Albert Schenk – an interview with LIFTjournal
2019 is a special year for him: Osma is celebrating its 100th anniversary and he himself his 70th. Albert Schenk talked about private and personal milestones and challenges in an interview with LIFTjournal.
You studied mechanical engineering and business economics, completed an apprenticeship as machine fitter, further training as photographer, printer and EDP expert – how did you manage it all?
Schenk: Twelve-hour days were no exception for me, even later. But I loved my work and do so to this day! Sometimes I ended up without enough sleep, but it was a beautiful time and I’ve still turned 70 …
You took over the company relatively young – at 40 – but had already worked at Osma before as an apprentice, but later also as a student. What was working with your father like? What kind of man was he?
Schenk: My father was a hard-working, but not a passionate, managing director. He was an officer, came back from the war and built up the company with a great deal of hard work. But the passion came more from me later. And of course he had a different management style. The workforce had to finish working on what they had been told to do. For me, that was a waste of human expertise. As I saw it, committed, motivated employees should contribute their own ideas and also be able to take a critical look at the processes in a company. However, my father did not approve of all of my ideas. Today it’s almost an anecdote that my father resisted buying a fax machine for years. Then I bought it in secret and hid it in a hall. But he didn’t resist some ideas. A good example of this is professional marketing, which I introduced back then at Osma.
Apart from technology – marketing – and photography in particular – became a kind of passion for you…
Schenk: You’re right – at heart, I’m a technician, a technical manager and hold a few patents. But I’m also very design-oriented. At the beginning, I used to drive through the whole of Germany taking photos of a lot of Osma lifts. Today we have a photo archive with 300,000 photos, in private it’s over 350,000. These were not only the basis for pamphlets, brochures and picture books – the VDMA also uses my entire photo archive. Lift design is also very close to my heart. That’s why I’m naturally very proud that we won the renowned ‘red dot design award’ for car design – incidentally for a lift in a Berlin artists’ hotel.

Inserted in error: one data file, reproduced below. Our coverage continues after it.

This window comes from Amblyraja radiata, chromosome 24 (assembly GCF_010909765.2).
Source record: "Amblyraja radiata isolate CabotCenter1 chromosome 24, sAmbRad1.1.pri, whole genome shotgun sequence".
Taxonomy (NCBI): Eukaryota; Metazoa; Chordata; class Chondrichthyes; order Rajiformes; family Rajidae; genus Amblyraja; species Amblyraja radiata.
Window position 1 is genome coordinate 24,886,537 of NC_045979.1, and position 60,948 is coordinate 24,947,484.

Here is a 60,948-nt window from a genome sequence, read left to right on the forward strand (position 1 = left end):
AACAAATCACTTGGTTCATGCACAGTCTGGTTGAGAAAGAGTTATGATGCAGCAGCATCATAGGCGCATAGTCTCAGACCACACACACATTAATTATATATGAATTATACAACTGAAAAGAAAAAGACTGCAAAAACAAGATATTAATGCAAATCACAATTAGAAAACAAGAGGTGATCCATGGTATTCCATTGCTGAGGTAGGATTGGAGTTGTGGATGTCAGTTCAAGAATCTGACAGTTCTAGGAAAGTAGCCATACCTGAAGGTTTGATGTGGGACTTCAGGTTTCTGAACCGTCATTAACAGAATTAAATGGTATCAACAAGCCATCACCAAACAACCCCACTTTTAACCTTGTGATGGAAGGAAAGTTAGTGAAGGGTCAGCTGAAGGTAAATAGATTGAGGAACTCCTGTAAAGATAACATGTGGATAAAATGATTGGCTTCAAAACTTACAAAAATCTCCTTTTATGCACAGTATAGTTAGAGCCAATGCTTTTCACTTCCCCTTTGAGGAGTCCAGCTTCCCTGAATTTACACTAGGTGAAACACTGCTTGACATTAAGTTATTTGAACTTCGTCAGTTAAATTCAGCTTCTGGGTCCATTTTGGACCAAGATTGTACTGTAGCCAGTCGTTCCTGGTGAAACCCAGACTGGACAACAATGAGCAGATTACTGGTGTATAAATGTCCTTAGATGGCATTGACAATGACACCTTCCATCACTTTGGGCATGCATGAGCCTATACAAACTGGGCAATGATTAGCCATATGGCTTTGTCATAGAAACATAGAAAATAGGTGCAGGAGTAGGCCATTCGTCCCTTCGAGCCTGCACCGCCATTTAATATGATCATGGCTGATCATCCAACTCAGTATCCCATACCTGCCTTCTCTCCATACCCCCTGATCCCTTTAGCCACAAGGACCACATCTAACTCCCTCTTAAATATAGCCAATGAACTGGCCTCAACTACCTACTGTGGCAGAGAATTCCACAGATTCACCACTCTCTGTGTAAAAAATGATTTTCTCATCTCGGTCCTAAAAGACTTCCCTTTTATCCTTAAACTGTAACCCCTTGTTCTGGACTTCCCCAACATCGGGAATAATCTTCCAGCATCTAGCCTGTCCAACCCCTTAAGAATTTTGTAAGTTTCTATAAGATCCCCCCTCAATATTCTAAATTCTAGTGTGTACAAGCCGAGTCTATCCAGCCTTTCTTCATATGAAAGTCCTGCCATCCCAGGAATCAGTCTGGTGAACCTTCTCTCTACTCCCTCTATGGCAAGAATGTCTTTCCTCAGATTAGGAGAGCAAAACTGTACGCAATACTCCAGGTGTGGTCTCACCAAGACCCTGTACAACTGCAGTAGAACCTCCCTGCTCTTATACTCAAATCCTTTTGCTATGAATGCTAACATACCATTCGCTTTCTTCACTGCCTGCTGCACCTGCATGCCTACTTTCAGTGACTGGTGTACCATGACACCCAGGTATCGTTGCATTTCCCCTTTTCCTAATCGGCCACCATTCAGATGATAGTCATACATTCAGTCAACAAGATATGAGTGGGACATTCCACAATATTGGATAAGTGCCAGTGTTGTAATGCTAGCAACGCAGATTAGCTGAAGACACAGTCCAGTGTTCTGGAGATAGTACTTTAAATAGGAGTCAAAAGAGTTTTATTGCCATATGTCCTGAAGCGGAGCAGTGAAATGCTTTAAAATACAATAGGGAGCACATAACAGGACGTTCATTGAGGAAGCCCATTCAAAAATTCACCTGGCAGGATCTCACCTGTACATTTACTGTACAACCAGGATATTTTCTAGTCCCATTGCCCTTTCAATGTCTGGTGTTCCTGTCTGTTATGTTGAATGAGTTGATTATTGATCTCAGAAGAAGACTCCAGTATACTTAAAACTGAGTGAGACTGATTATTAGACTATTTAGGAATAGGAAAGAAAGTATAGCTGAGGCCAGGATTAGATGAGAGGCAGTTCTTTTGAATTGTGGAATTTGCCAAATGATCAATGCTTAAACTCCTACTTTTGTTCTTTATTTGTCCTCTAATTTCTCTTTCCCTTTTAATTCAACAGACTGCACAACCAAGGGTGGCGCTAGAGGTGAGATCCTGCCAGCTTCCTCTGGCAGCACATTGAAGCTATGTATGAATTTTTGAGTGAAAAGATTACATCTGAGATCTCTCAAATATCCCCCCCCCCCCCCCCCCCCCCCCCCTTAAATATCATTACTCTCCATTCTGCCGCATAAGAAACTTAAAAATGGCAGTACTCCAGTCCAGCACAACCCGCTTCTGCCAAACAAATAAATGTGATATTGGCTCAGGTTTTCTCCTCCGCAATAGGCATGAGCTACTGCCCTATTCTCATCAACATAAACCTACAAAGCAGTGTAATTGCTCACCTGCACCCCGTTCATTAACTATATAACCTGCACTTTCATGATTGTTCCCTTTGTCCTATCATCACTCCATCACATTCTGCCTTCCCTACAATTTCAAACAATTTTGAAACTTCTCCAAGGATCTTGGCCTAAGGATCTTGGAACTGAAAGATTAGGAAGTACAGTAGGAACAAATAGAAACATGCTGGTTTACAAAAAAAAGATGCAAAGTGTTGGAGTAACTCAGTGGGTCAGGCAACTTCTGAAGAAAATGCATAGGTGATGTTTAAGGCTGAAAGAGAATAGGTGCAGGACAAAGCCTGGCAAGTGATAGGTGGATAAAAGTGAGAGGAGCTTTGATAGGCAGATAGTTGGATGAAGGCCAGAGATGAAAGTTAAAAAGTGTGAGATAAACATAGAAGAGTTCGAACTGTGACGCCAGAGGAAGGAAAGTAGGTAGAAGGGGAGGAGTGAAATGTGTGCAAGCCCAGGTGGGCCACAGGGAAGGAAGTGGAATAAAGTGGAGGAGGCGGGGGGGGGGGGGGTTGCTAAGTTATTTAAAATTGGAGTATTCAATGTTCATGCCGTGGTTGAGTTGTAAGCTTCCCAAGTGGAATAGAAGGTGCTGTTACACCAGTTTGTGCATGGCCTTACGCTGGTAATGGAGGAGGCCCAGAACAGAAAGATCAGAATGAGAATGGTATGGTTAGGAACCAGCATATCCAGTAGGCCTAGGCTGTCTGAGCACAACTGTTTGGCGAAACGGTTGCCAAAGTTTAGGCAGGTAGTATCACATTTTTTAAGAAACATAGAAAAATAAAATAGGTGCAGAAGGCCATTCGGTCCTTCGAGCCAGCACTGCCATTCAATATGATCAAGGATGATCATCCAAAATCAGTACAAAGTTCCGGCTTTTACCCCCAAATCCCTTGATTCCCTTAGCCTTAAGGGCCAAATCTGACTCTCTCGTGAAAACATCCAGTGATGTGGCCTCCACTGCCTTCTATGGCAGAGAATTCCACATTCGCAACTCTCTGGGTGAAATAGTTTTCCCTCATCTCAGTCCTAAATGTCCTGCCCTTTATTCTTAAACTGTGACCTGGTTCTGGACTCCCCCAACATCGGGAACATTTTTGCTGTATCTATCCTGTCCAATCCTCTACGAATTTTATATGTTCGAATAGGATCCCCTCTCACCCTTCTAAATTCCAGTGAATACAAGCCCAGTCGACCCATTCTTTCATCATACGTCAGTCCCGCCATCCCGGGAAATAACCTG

You mentioned that you have been chairman of the Trade Association "Lifts and escalators" in VDMA since 2005. How much does the industry mean to you?
Schenk: We’re a real lift family in VDMA, they’re my friends. But I also want to actively influence the trade association as chairman. At the same time, I’ve always tried to integrate, maintain networks and contacts and bring people together. But I’ve decided not to run again in 2021 in order to give a younger generation with new ideas the space it deserves. But it’s not going to be easy for me …
You spoke about your passion for lift technology. So what were special milestones at Osma for you?
Schenk: Technology was and is something dear to my heart. Milestones were for example the introduction of the automatic population machines in electronic pcb production, development of the thyristor controller launched in 1983 or the electronic door controller ‘Portonik 2000’, which I had a share in developing. Our drive concept ‘Futura 3000’ was of course a highlight. Back then, KONE had launched the first lift without machine room and secured a patent for it. None of us had an answer to this. Then I got the idea of building a belt lift – we installed the motor above the door impost and this area was then the gap we had been looking for in the KONE patent. Incidentally, KONE’s boss at that time then congratulated me on my invention.
Your son has been a member of the company management for ten years. He is now responsible for day-to-day management. But you’re still managing partner – how does that work?
Schenk: I’ve been in the industry since 1967, one of the old hands and I’ve been a doer all my life. That’s why it’s been difficult for me to give up the overall company management. It was a great help to us in the transition that we’re very honest towards each other and cooperate closely. But that is also precisely the art of getting older – where do I get involved and where do I let go? But I know that I’m part of the old generation and that fresh new ideas need to get their chance if Osma is to remain competitive. I’ve often enough observed how seniors have slowed down or even blocked new developments. I want to spare my son and myself that.